Norah Jones has done a lot to quash the expectations established by her first album, 2002’s Come Away With Me.

She has remained active, upping her accessibility — and quiet ubiquity — through varied and fruitful collaborations with everyone from Ryan Adams and Outkast to Ray Charles, Willie Nelson, and Bonnie Raitt. Her side projects included a brief stint with the classic country group The Little Willies, and an album with the Peter Mallick Group.

All of this is an attempt to ready listeners for her third solo album, Not Too Late. While the album finds Jones reconnecting with guitarist and songwriter Jesse Harris, whose work fueled the success of Come Away With Me, she otherwise sticks to her core band. Not only has she abandoned the aid of the venerable guest musicians who lent their hands to her early work, but Jones also wrote or co-wrote every number on Not Too Late, no longer relying on smartly chosen cover songs.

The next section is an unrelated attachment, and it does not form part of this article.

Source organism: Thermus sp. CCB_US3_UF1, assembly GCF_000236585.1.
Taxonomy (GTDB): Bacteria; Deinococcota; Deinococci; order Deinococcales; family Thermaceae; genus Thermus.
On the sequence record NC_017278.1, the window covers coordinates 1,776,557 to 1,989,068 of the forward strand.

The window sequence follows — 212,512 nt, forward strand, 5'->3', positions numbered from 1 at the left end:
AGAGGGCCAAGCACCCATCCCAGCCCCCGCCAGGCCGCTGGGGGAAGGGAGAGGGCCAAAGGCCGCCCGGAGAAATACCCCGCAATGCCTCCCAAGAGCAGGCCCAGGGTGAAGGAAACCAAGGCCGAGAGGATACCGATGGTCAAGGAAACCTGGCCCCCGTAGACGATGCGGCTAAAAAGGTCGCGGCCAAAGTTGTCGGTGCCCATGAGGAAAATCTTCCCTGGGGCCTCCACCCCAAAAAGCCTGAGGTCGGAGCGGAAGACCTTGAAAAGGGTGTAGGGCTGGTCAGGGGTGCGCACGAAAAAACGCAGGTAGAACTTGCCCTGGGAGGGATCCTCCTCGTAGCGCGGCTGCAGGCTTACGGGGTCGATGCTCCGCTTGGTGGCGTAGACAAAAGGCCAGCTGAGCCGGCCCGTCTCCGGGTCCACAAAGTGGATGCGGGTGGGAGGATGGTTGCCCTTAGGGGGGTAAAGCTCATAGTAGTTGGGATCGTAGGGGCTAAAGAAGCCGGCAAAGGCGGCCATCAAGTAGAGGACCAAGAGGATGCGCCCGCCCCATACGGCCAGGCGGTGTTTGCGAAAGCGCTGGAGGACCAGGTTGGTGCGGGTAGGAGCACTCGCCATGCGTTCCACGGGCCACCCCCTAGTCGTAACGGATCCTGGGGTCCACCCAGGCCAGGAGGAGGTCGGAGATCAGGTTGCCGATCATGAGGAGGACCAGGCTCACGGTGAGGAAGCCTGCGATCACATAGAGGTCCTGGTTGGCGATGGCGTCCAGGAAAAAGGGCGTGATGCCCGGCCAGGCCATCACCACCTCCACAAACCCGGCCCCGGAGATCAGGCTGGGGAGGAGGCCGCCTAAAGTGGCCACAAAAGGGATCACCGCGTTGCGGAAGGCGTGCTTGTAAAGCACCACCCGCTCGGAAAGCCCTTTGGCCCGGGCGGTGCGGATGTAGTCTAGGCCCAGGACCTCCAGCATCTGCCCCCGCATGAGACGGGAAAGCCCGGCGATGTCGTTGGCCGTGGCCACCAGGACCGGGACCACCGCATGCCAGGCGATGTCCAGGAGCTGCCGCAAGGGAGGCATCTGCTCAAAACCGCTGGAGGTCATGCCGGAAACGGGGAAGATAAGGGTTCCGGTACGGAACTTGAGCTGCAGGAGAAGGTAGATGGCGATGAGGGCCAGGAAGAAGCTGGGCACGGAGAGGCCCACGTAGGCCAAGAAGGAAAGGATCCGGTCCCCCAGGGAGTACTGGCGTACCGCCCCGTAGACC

So does this step out make for a better album? Noticeably missing are the freshness from her first album and the slow, chugging folk engine that powered its successor, Feels Like Home. But Not Too Late finds cohesion in its pervasive slowness and quiet desperation. Jones’ jazz purist critics will find little trace of what they consider authentic jazz, with “Sinkin’ Soon” the only song to hearken to the ’30s, jazz’ purported Golden Age. The track, though, especially in its lyrics, has more in common with Tom Waits, whom Jones covered on Feels Like Home. It fits in well with songs like “My Dear Country,” Jones’ most overt political statement. But overall she subtly weaves together musings on the dour direction the world is taking with hopefulness about love and companionship.


Not Too Late is as soothing as Jones’ music can get, but ultimately it is not as inventive or commanding as her previous work. No, it’s “not too late to change,” but it may be too early to settle on the first change that presents itself.-Zack Shlachter